Thursday, 20 August 2009

Tommy Boy

Since the advent of high speed internet connections an almost forgotten aural and visual landscape has slowly been unearthed by those willing to search for it; miners of lost disco gems and yuppie ores have found a past that looked to the future. A future of electric dreams and exploration of the unknown.

One such excavator is Tommy Boy - half of the seminal and consistenly enviable he also pieces together films and music videos from the more esoteric and synthetic fragments of the past 35 years, creating soundtracks for the likes of CFCF, Telepathe and most recently Spectral Empire.

-When did you first start experimenting with video?

Well, I’ve always been enamoured with video, even as a kid. I vividly remember the moment I knew what I wanted to do as an artist. There was a show on MTV in the mid to late 90s called AMP. It was an hour block of mostly electronic and experimental videos. Most of the videos were generic and formulaic, however 2 artists really stood out. E.B.N. , and Coldcut's brilliant video work inspired me. Their video aesthetic consisted of sampled video, cut to the rhythm of the song, and rearranged to tell a story with syncopated imagery.

A few years later in Austin, Texas, I started to VJ with friends in a multimedia outfit called "Loose Id Studios" with the intention of emulating this style. It’s crazy remembering how much time went into making those productions. Video encoding took forever and our tools were so archaic. I was using one of the first multimedia apps at the time, VJAMM on my old IBM notebook. The output wasn't always the best, but I learned tons in that time. I definitely caught the bug for film then.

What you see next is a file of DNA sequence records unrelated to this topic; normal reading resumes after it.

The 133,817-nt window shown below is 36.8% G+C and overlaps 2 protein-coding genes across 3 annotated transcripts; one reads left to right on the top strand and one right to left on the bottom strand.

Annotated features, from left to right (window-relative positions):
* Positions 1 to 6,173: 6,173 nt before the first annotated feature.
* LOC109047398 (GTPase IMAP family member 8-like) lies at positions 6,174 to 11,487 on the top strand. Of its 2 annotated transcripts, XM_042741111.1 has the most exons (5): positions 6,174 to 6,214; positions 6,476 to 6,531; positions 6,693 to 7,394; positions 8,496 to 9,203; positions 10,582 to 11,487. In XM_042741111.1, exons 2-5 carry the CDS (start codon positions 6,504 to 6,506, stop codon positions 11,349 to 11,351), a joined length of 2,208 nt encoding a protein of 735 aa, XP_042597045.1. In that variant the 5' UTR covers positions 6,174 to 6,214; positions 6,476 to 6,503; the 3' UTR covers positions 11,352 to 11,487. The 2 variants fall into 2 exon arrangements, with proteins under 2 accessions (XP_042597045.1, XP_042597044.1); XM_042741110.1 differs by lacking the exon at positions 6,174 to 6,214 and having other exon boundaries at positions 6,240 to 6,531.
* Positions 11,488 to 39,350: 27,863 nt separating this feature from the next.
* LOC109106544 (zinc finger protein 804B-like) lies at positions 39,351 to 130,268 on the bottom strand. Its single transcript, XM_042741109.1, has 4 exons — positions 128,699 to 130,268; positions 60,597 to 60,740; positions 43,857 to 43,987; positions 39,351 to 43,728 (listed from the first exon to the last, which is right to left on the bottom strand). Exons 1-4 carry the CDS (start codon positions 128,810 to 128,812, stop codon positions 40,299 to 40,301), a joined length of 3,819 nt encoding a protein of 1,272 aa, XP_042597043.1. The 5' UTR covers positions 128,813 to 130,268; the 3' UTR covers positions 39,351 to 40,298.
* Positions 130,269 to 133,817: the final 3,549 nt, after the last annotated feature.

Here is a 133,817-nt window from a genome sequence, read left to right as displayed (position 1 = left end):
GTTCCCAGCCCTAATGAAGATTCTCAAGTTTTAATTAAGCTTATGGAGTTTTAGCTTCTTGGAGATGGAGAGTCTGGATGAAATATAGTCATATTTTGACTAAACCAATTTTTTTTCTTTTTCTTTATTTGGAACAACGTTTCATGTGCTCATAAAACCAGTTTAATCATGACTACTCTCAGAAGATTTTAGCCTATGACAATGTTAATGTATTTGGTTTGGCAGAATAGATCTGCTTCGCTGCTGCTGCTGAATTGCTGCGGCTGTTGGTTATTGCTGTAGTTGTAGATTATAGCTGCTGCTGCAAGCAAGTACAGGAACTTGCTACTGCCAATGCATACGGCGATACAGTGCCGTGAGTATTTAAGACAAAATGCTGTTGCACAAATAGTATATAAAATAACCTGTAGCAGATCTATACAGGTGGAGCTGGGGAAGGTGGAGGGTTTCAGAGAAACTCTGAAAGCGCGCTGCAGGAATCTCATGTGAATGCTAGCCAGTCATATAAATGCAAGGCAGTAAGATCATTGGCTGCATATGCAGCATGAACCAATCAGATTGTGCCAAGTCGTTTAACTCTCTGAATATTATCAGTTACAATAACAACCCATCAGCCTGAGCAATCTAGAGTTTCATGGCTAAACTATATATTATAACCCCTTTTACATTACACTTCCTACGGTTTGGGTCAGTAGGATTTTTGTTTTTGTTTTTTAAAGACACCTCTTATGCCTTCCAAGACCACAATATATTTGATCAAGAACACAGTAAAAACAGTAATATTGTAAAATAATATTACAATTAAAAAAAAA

-You mentioned on Arawa that 20JFG asked you create a video for Spectral Empire's Black Shark - are you always commissioned in this way or do you find yourself starting something just through musical inspiration?

20JFG initially approached me to do a video for Telepathe based on my previous personal video work and my massive image dump on myspace the they often borrow from for posts. I think they just trusted my vision and decided to throw me a bone. From the Telepathe video, Patrik North from Ac├ęphale contacted me privately to do the CFCF video. Soon after that, 20JFG referred two more jobs to me, Spectral Empire and Gatekeeper (TBR). So, yeah, 20JFG have really made my year! Love those people. Plus, I really like the work that’s been sent to me. Fortunately, all these artists resonate with my interests, so the projects have been a blast. I like client oriented work since it keeps me on task. However, I do like to strike a balance between work and play. I definitely take time to make videos for myself. I like making music videos for bands that never had the chance. I did videos for Phill & Friends Band and Casco because I love them so much.

CFCF - 'You Hear Colours' commissioned by Patrik North of Acephale records